The Next Generation, Round one
Or "What will become of our plucky plumber in peril?!"
The first stones have been cast in the big fight that will determine the next system we buy. Major announcements have come of systems so powerful they couldn't have been imagined just 15 years ago. What will Mario's place be in the upcomnig system wars? Let's look into it?
First we examine what all three major players have done thus far in the next gen war. First out, from Sega, is the Dreamcast. Already released in Japan, the Dreamcast is comnig to America this fall with such sure-fire hits as Virtua Fighter TB, Sega Rally 2, and Sonic Adventure. Sega seems to have learned from at least some of their past mistakes, and with a pairing with Microsoft, they could be a conender in the system wars. Sega has dissapointed in the past, however, and they are suffering from an initial lack of software in Japan. Rushing out the system may hurt in the longevity department too. Still, it'll be competitive.
Later, we heard about Sony's Playstation 2, as it's being called right now. While very little is known about this, we have seen tech spec.'s and movies on it, and the developers are dropping their jaws at this things power. Supposedly the PSX2 can push enough polygons to render Toy Story in real time, an amazing feat! Sony has proven it has what it takes to survive in the video gaming arena, and with the backing of powerhouses like Squaresoft and Namco, Sony could reign supreme again. However, it is yet to be seen how well the machines immense power will be handled, and how many will flock to support it. This system is definitely the one to watch.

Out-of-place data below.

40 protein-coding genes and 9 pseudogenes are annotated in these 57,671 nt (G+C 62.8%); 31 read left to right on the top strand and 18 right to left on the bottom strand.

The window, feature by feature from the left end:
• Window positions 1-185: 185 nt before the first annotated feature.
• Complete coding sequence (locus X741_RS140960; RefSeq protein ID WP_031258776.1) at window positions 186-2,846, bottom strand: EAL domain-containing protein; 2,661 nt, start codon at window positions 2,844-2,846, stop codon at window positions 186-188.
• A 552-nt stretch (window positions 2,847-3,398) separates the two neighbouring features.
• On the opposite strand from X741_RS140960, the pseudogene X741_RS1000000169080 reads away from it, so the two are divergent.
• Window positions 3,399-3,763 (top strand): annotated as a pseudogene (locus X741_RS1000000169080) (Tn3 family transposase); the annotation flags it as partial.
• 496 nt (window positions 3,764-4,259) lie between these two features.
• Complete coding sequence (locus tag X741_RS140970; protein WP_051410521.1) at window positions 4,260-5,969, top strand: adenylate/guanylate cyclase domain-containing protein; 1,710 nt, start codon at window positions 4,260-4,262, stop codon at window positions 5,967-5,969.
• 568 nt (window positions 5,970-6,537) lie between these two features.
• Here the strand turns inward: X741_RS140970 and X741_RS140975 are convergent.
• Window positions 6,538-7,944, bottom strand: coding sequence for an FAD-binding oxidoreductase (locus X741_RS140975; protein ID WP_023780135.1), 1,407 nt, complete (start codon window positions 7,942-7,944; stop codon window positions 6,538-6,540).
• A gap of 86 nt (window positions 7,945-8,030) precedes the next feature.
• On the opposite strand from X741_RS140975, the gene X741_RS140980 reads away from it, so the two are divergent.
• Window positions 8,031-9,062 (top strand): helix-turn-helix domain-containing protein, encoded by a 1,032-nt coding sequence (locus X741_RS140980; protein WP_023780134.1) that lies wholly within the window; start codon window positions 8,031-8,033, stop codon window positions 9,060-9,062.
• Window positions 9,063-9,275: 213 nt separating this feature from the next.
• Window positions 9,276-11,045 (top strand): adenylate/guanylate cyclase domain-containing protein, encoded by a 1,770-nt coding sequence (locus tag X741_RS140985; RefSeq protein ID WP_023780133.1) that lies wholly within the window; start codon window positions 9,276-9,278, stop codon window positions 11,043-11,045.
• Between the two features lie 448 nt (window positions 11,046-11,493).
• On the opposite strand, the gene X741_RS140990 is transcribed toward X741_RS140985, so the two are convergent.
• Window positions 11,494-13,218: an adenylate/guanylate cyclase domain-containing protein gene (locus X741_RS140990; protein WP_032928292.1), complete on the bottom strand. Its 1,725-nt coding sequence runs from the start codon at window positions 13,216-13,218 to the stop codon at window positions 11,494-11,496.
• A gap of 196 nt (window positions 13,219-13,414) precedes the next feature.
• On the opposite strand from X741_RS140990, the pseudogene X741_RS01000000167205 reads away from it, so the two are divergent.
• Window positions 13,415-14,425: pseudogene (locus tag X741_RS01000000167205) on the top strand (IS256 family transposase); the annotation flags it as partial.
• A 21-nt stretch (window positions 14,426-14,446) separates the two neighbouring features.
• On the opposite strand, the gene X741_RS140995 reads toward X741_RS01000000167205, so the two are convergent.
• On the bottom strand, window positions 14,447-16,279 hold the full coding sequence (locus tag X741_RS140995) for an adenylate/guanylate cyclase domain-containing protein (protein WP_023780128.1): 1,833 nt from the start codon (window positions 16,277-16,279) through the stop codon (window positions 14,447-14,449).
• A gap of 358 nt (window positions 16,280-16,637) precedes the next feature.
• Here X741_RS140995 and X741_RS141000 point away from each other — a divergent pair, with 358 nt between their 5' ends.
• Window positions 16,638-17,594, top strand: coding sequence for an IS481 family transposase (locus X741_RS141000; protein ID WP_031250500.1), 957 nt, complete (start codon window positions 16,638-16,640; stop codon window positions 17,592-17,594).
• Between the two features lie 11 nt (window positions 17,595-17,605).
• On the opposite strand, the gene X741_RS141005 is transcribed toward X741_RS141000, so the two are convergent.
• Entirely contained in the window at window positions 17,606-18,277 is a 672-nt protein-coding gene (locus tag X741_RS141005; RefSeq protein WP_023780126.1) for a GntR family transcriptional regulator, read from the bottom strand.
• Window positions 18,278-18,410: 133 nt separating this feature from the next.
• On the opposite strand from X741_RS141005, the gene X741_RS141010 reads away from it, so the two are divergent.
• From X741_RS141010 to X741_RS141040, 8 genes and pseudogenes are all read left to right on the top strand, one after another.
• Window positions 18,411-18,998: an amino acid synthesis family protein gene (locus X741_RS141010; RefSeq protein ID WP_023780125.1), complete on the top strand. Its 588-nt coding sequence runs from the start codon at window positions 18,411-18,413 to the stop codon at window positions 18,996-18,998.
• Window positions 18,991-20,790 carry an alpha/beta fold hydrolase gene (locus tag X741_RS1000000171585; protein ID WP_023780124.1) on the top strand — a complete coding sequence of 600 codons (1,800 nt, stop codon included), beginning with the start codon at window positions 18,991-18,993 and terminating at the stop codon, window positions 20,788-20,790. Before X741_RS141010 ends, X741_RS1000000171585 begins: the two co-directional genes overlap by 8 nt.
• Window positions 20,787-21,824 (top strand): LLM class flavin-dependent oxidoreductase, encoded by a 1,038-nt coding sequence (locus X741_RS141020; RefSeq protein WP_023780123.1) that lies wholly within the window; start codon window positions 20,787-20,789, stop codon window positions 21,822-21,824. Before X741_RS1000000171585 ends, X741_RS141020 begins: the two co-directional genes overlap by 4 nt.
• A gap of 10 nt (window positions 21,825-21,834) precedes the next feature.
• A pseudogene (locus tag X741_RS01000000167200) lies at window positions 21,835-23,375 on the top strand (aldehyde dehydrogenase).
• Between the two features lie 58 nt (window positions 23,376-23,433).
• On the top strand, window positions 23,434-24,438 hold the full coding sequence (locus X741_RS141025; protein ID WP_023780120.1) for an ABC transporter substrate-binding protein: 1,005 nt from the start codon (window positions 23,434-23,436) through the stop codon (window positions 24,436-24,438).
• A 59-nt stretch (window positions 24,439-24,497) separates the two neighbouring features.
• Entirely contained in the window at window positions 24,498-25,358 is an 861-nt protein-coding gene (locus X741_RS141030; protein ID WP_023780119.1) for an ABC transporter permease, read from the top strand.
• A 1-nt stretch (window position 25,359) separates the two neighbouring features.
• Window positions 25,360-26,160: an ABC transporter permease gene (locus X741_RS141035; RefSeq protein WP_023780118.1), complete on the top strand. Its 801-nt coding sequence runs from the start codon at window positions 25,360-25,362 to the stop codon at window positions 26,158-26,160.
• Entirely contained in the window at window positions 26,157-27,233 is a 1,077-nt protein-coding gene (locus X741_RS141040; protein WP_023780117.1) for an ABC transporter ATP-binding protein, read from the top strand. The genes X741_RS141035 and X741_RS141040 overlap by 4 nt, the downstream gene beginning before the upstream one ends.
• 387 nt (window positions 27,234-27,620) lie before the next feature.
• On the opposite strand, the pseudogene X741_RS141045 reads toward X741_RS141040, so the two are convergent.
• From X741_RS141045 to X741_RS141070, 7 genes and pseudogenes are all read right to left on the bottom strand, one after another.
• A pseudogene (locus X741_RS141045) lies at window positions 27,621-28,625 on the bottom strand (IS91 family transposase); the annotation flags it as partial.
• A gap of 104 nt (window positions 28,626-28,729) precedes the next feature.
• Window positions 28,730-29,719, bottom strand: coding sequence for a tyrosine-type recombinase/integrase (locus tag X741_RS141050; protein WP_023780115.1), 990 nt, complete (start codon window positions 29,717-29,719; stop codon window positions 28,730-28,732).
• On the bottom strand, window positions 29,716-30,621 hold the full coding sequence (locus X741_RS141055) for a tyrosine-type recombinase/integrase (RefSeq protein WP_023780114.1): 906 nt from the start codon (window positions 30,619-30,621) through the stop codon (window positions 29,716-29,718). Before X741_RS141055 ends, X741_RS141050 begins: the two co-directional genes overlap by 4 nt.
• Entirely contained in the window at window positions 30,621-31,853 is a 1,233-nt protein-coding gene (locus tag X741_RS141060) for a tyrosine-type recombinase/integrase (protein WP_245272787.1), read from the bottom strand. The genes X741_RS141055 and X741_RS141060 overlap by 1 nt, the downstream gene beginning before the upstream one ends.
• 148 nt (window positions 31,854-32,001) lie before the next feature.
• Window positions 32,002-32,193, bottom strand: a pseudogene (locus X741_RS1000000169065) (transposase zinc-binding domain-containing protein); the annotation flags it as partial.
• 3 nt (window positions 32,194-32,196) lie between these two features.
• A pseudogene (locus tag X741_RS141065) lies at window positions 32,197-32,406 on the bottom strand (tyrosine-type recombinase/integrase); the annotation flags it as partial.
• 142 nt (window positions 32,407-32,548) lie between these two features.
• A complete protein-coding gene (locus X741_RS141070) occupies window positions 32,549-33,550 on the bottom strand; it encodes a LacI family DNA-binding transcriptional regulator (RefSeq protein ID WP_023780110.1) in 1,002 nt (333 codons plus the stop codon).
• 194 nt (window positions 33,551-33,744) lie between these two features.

So... What is Nintendo's response to this pressure from all sides? "We'll announce something by the end of the year." That's it?!
I know it's Nintendo's style to wait and play it safe, but this is bordering ridiculous. Very little is knownfor sure about the N2000 right now, so I guess we'll just have to wait. This means Mario will have to wait as well. As Miyamato has said "[Mario's next game] may even be on a different system". Once Nintendo announces it's new system this year, it will be the practical end of the N64, and our chance of seeing more Mario on the 64-bit system afterwards is unlikely at best. This probably means that, yet again, we'll be caught waiting for Mario gaming goodness. (see
The Big Wait
for more on this)
What do we get for our patience? Most likely another trend setting game, along the lines of Super Mario World or Super Mario 64 in it's design and execution. But will that be enough? Can Nintendo really come back after a huge head start by it's competitors, even with a revolutionary Mario game? Nintendo 64 proved it was possible to come into a respectable second, but now that Sega has it's act together, Nintendo could be in trouble.
It's impossible to tell anything concrete this early. Almost all of this is just and educated hypothesis at the moment. Look for more guessing in "Round 2" when Nintendo actually announces it's next system.
For the latest developments in this war, check out
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